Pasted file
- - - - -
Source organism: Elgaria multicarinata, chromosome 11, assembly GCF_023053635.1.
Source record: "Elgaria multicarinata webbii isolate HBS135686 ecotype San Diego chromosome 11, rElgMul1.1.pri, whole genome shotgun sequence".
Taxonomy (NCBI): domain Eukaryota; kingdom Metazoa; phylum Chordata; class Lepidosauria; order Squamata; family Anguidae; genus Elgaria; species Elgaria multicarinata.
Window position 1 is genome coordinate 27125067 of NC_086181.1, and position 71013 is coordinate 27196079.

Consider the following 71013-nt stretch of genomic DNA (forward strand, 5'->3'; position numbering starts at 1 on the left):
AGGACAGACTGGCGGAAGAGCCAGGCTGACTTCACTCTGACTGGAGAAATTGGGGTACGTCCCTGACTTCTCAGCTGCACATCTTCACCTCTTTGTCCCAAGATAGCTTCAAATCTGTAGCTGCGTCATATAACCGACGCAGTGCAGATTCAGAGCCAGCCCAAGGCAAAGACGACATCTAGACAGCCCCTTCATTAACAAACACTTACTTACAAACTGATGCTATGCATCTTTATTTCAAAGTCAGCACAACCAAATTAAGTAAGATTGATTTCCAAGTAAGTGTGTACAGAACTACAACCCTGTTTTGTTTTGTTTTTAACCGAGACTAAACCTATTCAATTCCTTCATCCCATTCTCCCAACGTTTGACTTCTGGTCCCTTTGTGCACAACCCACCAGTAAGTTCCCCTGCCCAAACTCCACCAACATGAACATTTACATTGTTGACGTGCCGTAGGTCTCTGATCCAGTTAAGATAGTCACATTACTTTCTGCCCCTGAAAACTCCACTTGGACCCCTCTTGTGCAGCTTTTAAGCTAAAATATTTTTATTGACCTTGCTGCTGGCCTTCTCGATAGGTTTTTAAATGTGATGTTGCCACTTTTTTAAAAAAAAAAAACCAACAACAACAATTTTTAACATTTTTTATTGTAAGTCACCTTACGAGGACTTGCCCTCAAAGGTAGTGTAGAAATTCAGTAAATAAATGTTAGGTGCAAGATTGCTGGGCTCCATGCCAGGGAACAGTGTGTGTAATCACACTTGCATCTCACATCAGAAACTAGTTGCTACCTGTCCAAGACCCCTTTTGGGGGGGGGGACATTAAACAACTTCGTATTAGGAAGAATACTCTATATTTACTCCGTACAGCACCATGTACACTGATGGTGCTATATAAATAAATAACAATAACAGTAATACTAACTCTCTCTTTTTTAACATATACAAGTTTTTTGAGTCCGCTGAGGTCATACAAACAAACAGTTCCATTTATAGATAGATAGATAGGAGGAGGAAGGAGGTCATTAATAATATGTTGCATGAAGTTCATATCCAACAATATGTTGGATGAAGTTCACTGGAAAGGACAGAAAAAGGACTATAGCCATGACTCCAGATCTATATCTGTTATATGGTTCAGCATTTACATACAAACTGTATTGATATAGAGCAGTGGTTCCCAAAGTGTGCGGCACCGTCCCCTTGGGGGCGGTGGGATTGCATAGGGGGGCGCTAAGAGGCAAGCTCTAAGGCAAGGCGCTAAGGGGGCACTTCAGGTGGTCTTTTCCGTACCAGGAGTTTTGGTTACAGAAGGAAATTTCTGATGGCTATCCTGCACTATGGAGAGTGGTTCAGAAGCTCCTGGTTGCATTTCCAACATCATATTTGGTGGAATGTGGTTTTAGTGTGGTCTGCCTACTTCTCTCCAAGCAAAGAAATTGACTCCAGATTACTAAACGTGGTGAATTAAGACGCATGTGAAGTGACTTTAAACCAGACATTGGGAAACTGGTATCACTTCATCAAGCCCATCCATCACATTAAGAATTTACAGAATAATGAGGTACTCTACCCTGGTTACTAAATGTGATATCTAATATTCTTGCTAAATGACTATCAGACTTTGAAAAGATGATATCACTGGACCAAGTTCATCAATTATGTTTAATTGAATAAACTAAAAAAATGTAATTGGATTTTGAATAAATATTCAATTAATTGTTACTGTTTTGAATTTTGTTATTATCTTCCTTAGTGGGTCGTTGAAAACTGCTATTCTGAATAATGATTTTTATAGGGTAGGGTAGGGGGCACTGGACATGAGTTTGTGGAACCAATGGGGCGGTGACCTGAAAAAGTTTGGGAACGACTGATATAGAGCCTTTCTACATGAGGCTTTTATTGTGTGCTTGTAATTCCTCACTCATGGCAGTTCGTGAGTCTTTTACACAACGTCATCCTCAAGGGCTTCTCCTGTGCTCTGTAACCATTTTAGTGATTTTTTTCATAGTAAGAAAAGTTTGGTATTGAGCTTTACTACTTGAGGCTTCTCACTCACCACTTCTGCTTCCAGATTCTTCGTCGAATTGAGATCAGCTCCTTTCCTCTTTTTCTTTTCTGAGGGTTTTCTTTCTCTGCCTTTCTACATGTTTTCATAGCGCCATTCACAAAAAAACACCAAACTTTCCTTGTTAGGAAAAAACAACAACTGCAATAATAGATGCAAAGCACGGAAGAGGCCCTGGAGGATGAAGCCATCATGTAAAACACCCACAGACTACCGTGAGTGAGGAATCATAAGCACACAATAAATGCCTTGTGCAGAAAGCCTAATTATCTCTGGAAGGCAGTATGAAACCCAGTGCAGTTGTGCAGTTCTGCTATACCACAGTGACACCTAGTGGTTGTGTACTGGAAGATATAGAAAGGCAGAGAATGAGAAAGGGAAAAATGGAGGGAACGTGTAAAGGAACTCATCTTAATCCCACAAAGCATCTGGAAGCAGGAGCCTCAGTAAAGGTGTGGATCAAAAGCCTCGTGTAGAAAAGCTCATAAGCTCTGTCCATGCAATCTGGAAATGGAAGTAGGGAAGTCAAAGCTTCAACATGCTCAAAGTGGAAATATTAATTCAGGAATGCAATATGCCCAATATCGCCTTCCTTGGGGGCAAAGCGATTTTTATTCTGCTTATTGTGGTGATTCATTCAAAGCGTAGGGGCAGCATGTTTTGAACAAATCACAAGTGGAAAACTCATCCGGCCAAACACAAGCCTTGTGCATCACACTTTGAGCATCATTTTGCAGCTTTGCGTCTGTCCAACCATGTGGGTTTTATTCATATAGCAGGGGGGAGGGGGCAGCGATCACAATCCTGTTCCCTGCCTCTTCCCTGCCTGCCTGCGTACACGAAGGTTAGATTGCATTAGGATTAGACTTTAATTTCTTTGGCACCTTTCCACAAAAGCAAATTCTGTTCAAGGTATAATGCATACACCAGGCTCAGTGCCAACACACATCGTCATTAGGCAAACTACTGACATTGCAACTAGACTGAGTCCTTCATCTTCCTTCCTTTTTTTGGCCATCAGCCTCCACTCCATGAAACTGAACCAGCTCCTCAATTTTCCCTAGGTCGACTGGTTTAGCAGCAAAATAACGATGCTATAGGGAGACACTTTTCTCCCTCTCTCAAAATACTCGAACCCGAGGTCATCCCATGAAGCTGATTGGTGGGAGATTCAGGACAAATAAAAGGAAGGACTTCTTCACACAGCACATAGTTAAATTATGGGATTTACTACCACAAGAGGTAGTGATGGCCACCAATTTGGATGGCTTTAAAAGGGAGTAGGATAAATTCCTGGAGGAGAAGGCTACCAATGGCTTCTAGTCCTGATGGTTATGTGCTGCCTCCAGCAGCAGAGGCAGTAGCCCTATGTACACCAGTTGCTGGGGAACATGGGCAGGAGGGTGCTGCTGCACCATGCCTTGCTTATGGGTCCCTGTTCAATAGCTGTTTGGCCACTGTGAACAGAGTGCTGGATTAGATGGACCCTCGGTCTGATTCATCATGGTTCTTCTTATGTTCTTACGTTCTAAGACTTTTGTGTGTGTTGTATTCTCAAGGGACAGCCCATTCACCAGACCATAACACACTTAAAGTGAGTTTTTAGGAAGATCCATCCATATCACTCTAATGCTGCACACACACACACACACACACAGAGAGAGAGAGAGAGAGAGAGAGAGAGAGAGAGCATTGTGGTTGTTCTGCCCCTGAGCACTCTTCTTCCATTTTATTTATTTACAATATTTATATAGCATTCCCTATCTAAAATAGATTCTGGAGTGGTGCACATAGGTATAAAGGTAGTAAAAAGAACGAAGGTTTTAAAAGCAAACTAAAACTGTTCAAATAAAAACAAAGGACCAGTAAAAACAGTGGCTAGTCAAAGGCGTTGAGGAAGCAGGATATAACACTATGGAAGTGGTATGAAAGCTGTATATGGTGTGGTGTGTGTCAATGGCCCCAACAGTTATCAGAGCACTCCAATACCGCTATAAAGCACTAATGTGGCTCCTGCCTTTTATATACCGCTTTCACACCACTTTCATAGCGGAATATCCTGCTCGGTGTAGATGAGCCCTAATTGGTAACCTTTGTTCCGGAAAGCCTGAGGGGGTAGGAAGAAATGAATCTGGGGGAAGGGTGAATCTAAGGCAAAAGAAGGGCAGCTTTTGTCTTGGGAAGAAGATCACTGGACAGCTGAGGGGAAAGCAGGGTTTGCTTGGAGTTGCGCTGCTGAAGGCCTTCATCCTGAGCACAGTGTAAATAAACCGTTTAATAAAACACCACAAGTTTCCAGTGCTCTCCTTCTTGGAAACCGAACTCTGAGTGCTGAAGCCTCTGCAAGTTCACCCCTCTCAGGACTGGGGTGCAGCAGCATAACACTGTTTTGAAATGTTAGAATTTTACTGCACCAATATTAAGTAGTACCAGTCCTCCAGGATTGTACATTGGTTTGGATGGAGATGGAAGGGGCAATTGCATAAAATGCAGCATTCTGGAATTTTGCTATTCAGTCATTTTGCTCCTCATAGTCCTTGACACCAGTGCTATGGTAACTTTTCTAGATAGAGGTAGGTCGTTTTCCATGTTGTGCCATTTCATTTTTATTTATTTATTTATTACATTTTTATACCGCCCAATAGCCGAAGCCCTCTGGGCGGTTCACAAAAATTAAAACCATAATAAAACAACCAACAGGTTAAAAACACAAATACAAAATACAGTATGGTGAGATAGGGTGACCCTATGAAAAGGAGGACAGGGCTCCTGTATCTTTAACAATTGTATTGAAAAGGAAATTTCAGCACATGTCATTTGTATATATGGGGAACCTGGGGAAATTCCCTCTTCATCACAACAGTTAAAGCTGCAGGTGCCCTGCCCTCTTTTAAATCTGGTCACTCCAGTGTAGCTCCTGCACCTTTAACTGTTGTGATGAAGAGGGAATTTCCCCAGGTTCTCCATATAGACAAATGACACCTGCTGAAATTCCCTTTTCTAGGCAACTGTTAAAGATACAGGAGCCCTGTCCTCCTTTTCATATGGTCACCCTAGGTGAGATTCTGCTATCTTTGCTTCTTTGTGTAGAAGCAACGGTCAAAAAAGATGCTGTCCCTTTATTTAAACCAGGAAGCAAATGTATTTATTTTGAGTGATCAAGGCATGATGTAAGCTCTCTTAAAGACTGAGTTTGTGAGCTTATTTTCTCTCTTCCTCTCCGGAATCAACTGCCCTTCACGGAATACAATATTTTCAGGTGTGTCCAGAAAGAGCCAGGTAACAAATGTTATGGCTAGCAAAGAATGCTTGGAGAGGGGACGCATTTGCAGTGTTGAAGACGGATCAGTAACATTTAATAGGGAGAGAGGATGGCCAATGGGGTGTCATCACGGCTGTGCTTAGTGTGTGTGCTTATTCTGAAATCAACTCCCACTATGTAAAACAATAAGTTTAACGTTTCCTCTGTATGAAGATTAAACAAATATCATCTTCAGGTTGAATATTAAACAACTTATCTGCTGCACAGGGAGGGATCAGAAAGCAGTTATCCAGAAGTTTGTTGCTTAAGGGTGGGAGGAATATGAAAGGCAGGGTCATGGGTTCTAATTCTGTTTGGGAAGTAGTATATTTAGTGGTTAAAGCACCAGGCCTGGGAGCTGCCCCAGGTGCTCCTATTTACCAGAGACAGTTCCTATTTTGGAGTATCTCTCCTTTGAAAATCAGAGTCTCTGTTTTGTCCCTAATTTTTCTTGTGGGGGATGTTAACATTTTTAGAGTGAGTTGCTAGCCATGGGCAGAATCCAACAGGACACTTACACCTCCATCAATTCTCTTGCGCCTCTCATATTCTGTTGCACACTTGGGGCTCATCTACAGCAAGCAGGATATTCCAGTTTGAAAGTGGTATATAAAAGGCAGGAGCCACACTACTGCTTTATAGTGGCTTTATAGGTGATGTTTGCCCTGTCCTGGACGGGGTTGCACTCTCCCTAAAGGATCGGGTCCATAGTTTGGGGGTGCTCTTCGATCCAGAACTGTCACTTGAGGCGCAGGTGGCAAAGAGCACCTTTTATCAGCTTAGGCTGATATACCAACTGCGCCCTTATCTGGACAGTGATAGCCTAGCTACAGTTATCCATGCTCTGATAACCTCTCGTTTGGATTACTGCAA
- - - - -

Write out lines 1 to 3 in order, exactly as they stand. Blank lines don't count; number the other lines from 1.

Source organism: Elgaria multicarinata, chromosome 11, assembly GCF_023053635.1.
Source record: "Elgaria multicarinata webbii isolate HBS135686 ecotype San Diego chromosome 11, rElgMul1.1.pri, whole genome shotgun sequence".
Taxonomy (NCBI): domain Eukaryota; kingdom Metazoa; phylum Chordata; class Lepidosauria; order Squamata; family Anguidae; genus Elgaria; species Elgaria multicarinata.